11. Language barriers. 🤷🏽People who aren’t fluent in the language used in self-service systems may struggle to navigate and understand the information provided.
  12. Inaccessibility. 🧏 Self-service options may not be accessible to customers with disabilities, such as those who are visually impaired or have mobility issues.

The self-service tool you haven’t tried yet 

To recap: Effective self-service is a win-win. It empowers people on both sides of the equation, saves time and money, and drives seamless experiences. 

It can also reduce the number of Tier 1 (first contact resolution) tickets we talked about above, by turning them into Tier 0 tickets that can be solved without help from a human. Whether you’re in Customer Support, IT, or HR, it’s in your best interests to minimize the number of non-complex requests.

To do that, you need to optimize the way you share knowledge. To our earlier point—if you pack everything under the sun into an encyclopedia of a PDF, people will be less likely to 1) use it, and 2) rave about it.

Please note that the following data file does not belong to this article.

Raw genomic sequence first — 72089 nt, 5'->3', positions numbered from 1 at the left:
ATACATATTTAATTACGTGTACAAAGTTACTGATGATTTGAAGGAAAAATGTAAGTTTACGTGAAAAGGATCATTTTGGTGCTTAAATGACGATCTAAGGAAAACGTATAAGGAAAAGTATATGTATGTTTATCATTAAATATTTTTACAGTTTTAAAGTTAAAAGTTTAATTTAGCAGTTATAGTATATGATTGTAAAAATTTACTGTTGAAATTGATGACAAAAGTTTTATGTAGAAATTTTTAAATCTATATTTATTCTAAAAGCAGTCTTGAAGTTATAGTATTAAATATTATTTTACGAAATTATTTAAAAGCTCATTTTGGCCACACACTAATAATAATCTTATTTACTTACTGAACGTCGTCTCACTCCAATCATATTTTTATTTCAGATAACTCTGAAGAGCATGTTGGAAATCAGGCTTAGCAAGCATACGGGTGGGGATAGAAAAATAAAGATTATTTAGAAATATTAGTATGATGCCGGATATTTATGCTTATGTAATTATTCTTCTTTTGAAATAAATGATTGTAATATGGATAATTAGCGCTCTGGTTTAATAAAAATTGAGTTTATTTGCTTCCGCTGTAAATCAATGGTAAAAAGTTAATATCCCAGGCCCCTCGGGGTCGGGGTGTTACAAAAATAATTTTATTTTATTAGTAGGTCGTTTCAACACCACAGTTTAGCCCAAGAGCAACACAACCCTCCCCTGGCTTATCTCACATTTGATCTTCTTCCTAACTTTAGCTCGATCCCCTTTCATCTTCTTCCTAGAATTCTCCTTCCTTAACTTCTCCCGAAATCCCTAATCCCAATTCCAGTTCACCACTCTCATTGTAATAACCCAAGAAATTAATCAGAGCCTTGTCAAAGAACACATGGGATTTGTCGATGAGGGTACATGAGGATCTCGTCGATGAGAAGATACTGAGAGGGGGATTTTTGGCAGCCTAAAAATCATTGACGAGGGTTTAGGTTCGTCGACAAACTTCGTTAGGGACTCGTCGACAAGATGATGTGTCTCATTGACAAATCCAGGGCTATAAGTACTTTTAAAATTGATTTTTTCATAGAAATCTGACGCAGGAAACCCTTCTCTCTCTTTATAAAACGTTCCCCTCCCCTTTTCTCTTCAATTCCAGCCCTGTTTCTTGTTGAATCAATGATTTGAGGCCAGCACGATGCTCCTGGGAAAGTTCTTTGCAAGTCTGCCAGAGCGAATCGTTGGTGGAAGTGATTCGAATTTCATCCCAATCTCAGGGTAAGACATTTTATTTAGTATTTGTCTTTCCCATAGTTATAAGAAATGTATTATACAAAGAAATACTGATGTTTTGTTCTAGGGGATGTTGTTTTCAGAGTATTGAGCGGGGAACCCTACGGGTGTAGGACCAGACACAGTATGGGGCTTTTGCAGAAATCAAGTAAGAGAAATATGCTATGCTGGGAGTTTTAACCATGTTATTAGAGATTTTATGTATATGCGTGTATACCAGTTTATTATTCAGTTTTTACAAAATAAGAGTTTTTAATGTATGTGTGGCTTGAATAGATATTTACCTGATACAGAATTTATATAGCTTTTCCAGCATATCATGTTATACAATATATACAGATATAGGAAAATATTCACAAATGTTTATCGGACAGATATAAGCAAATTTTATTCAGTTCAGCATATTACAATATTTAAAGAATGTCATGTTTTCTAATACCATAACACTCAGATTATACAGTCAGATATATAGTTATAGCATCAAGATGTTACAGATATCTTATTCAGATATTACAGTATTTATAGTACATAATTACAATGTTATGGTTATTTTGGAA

This approach will also take your team far too long to make and maintain…which is where Tango comes in. 

See how Senior Business System Analyst Rebecca Zey increased self-service and slashed ticket volume by creating how-to guides with Tango

The bottom line

We covered a lot of ground in this guide. What are the top three takeaways? 

  1. Customer self-service is on the rise for a reason. It creates a virtuous cycle—with benefits for both the people looking for information and people tasked with providing it. 🙌
  2. To do more with less, Customer Support, IT, and HR teams need to maximize the percentage of tickets that can be solved with self-service. ☑️
  3. Success with self-service hinges on your ability to connect people to the knowledge they need, when they need it, so they can get sh*t done. Related: there’s a (free!) tool to help you do just that. ↙️


What is a self-service process?

A self-service process empowers people to complete tasks or access resources without help from a customer service representative or another individual.

How do you get customers to self-service?

To encourage customers to self-serve, you should:

  • Create a clear, user-friendly self-service platform.
  • Promote its availability. 
  • Optimize how you share information—in your knowledge base, your FAQ page, your how-to guides, etc.
  • Offer incentives for self-service.
  • Monitor and improve the self-service experience.
  • Provide backup support for when more extensive, personalized support is needed.